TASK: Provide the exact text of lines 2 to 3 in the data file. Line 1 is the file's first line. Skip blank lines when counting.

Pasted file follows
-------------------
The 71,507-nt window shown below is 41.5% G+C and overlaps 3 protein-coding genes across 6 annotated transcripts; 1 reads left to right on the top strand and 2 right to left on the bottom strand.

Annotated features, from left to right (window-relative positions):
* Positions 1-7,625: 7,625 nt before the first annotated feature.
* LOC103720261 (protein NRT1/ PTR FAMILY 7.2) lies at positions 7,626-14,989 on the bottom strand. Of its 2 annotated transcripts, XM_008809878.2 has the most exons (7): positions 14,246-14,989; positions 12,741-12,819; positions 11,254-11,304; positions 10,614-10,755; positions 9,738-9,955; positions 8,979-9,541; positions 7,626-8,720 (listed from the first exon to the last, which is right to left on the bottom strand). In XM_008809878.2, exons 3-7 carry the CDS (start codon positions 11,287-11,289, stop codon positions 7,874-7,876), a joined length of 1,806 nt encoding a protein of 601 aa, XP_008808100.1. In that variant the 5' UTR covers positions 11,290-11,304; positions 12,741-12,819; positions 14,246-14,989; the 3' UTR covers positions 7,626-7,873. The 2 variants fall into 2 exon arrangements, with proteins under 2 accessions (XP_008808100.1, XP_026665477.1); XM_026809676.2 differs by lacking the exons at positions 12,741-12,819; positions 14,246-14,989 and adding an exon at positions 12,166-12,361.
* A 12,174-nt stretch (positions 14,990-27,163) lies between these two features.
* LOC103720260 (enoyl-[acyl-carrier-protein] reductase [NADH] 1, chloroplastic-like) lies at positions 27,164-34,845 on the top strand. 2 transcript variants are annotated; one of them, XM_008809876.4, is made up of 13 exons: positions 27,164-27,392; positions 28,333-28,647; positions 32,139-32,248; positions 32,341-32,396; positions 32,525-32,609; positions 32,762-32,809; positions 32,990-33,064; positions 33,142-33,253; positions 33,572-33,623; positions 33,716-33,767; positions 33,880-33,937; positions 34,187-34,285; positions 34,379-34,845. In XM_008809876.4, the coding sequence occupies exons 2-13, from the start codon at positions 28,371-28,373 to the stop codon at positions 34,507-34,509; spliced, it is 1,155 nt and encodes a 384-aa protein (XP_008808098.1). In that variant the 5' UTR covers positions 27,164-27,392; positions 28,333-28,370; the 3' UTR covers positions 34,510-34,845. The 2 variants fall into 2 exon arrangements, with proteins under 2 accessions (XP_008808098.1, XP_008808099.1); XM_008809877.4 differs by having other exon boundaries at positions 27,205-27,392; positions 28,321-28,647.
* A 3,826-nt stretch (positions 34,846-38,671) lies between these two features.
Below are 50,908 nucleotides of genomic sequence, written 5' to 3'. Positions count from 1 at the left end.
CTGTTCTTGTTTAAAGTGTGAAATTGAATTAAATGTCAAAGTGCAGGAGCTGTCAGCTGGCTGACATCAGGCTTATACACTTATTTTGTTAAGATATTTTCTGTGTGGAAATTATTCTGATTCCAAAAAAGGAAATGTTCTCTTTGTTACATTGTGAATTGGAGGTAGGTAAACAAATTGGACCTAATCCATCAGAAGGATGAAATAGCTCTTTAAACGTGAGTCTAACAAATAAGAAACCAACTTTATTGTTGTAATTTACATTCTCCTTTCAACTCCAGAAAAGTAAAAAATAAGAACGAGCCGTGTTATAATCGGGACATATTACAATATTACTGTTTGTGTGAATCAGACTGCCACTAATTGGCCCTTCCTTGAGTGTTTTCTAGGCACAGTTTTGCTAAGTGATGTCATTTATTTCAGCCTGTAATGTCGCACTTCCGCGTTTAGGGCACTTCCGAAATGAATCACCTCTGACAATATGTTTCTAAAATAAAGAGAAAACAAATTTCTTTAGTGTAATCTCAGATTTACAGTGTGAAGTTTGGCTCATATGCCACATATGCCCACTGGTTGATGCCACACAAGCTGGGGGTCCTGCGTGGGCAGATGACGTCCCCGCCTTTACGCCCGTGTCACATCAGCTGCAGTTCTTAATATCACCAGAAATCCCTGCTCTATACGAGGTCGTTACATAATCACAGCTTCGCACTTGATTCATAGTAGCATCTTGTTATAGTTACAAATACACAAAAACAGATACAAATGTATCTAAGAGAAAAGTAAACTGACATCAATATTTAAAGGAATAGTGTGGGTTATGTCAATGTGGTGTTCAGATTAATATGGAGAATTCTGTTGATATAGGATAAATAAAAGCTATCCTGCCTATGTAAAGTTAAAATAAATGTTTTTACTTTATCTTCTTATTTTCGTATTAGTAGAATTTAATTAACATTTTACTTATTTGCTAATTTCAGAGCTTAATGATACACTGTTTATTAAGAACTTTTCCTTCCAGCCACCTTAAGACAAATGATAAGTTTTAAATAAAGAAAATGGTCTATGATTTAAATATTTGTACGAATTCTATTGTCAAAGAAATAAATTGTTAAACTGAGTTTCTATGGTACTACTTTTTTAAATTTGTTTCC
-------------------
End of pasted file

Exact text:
Annotated features, from left to right (window-relative positions):
* Positions 1-7,625: 7,625 nt before the first annotated feature.